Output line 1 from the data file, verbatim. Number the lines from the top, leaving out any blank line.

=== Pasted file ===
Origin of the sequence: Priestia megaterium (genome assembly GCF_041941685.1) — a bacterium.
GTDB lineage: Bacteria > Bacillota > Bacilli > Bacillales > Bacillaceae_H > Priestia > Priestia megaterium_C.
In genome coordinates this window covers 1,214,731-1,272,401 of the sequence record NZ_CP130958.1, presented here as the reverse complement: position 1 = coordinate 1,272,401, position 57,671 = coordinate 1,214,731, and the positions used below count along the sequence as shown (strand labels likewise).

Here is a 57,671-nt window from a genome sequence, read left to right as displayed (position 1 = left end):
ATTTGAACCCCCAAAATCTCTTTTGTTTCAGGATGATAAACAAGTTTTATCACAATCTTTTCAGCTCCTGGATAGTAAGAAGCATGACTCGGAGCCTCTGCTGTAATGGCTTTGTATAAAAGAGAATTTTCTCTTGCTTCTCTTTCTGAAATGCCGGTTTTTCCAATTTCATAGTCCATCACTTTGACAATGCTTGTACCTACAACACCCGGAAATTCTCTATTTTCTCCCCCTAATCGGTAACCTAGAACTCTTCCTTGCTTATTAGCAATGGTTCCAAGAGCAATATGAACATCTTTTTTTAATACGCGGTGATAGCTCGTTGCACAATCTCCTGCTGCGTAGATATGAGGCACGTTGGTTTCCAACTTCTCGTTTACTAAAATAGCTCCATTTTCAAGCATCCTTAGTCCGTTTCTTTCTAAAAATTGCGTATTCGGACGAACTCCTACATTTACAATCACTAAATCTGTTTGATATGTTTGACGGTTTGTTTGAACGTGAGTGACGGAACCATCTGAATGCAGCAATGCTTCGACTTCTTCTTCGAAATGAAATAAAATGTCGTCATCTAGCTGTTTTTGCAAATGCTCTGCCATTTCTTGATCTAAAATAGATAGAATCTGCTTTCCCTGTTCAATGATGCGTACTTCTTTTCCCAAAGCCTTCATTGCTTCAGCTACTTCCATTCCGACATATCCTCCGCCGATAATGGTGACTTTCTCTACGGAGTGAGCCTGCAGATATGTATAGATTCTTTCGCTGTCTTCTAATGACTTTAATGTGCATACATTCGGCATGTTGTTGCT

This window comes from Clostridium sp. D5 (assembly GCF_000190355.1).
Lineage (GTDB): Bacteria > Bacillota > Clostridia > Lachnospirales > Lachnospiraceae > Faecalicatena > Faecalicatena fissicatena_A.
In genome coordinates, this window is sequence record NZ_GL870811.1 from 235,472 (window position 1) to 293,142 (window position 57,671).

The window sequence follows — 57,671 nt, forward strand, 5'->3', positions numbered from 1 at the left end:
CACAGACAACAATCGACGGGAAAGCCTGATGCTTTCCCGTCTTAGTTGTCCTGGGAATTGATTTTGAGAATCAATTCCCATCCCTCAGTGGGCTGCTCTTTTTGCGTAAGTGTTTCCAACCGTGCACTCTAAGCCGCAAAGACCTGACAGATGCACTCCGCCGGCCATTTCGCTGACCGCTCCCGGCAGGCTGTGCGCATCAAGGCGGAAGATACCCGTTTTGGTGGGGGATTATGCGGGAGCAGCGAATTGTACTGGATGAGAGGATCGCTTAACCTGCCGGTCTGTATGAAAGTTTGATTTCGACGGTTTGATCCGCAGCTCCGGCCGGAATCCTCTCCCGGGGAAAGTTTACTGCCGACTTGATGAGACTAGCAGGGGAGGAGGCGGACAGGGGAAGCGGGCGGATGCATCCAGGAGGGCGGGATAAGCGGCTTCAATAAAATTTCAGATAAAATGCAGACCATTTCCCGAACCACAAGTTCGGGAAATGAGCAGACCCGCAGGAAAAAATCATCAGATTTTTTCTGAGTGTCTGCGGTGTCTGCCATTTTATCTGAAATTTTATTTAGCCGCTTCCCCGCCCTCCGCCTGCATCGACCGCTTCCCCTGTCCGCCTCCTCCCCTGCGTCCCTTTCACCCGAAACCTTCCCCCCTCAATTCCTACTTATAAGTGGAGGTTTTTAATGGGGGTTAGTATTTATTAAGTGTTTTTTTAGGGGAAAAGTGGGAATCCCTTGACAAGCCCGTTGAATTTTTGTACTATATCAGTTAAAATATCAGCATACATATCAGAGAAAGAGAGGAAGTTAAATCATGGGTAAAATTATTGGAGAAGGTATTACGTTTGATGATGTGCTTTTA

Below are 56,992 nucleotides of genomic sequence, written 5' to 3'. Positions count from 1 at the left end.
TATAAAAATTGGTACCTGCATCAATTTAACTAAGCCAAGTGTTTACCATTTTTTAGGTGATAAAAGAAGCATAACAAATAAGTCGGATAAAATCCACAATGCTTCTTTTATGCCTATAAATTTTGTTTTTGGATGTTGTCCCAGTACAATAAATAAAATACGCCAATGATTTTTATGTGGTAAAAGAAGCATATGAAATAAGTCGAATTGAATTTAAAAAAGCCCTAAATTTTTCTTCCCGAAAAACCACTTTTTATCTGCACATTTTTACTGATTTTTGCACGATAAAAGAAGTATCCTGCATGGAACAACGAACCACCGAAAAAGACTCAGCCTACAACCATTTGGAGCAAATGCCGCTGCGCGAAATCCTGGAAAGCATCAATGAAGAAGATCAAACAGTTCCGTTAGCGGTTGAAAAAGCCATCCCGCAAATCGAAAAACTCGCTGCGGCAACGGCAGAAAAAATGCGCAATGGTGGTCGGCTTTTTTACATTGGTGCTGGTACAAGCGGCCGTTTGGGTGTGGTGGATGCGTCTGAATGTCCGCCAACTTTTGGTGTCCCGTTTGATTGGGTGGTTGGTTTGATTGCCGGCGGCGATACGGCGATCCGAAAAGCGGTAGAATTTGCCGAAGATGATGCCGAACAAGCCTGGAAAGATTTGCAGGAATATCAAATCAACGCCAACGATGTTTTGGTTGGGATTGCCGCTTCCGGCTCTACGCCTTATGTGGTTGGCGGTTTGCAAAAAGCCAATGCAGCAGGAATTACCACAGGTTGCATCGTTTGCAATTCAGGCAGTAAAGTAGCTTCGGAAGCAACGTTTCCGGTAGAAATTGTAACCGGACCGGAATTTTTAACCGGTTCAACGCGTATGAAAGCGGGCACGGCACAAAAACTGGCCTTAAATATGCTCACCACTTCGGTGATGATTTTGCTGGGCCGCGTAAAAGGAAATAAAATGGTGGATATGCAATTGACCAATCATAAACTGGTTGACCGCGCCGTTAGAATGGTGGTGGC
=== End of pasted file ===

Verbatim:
Origin of the sequence: Priestia megaterium (genome assembly GCF_041941685.1) — a bacterium.